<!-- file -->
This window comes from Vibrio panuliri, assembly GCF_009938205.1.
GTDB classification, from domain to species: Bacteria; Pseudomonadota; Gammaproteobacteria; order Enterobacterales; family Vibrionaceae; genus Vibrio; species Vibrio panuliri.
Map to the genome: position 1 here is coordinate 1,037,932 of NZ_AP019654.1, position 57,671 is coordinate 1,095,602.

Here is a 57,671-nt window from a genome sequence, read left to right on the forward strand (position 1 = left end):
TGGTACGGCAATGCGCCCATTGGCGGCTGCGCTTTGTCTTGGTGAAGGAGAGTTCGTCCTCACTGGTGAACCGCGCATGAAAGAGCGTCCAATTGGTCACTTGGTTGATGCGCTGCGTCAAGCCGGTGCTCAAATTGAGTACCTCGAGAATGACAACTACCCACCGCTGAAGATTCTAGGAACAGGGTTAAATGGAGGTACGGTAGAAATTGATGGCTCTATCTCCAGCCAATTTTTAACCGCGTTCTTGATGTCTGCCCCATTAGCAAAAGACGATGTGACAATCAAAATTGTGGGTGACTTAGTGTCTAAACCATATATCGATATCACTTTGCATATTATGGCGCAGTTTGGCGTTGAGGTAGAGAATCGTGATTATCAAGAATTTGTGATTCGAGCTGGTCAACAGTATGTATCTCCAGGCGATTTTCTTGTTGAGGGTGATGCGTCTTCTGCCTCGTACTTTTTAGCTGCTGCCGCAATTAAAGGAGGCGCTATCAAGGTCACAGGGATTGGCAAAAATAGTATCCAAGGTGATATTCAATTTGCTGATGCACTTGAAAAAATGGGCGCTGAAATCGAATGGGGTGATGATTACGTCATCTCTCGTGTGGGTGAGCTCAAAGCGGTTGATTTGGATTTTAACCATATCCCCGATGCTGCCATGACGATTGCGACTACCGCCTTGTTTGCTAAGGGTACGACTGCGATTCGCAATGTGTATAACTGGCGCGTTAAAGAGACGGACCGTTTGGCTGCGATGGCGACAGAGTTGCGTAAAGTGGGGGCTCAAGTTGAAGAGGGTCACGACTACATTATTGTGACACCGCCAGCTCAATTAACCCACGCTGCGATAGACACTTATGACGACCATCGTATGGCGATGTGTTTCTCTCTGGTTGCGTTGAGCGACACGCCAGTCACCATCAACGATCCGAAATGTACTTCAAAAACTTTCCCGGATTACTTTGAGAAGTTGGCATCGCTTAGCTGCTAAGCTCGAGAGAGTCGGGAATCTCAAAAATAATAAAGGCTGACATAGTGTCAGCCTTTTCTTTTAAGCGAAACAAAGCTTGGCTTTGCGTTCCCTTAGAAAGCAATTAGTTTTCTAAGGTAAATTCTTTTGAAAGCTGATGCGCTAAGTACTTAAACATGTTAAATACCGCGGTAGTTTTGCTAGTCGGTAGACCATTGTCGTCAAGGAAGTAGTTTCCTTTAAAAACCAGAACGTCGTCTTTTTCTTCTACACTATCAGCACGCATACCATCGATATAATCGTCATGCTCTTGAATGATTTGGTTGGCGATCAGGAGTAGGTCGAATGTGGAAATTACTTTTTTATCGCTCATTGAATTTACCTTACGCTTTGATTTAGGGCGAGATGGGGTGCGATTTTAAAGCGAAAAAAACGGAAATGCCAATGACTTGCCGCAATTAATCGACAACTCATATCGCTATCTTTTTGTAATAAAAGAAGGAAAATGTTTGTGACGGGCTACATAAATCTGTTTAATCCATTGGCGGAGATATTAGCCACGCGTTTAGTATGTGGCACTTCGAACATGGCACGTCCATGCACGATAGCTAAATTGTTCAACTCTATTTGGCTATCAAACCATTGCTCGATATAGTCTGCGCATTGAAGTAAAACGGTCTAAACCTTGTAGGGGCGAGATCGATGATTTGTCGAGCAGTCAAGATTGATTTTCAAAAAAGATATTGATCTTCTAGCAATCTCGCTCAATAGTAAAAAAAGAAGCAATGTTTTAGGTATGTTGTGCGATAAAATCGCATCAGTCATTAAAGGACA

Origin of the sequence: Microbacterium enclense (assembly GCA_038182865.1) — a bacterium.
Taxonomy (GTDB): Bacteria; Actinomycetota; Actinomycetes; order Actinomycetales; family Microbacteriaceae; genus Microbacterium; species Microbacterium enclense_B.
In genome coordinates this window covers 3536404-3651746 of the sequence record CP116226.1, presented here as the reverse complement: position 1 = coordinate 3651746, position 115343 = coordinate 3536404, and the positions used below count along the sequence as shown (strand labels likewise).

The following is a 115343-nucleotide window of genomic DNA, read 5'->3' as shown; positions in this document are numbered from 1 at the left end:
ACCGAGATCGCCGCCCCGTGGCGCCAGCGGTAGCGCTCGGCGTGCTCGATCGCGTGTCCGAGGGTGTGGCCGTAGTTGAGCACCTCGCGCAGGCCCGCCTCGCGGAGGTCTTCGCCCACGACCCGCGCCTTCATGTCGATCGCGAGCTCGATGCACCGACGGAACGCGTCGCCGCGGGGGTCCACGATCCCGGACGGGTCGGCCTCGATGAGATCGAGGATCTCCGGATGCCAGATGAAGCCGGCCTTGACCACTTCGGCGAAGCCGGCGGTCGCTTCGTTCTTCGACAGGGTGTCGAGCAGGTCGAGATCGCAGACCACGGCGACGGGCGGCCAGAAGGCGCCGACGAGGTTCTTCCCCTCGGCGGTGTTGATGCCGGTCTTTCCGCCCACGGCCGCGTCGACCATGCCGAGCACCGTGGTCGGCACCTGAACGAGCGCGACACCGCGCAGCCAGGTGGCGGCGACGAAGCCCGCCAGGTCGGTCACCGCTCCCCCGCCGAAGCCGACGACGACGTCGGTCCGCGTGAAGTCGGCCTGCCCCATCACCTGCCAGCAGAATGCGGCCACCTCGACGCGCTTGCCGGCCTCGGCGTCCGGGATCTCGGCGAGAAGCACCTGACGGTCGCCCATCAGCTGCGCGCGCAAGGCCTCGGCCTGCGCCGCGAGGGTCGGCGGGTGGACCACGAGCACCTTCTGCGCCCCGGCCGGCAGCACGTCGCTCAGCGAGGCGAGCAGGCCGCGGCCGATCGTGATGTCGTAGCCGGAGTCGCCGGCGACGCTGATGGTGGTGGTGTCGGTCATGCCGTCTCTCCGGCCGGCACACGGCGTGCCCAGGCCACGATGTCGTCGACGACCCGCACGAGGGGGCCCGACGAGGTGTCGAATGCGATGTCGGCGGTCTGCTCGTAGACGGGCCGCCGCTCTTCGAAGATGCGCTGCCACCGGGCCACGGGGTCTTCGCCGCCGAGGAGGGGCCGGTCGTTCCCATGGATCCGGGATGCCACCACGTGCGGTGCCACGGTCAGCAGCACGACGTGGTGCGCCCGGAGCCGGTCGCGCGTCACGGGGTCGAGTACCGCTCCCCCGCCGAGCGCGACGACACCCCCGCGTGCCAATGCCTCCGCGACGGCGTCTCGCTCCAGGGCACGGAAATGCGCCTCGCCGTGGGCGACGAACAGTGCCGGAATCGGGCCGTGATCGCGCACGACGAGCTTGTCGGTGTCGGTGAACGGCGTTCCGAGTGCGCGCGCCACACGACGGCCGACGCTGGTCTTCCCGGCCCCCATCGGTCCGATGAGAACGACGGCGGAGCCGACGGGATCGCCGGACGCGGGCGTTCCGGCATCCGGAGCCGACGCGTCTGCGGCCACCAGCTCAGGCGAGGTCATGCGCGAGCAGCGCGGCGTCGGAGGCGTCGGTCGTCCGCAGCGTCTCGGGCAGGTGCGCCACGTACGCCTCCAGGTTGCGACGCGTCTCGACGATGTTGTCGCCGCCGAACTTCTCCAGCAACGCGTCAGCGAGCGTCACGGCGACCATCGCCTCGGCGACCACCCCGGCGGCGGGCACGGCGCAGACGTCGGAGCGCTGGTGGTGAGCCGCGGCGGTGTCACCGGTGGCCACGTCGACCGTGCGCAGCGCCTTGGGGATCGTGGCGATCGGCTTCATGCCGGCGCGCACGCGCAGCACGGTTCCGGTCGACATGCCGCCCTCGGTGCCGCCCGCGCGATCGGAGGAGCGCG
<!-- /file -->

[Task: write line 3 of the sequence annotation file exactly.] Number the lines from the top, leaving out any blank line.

Map to the genome: position 1 here is coordinate 1,037,932 of NZ_AP019654.1, position 57,671 is coordinate 1,095,602.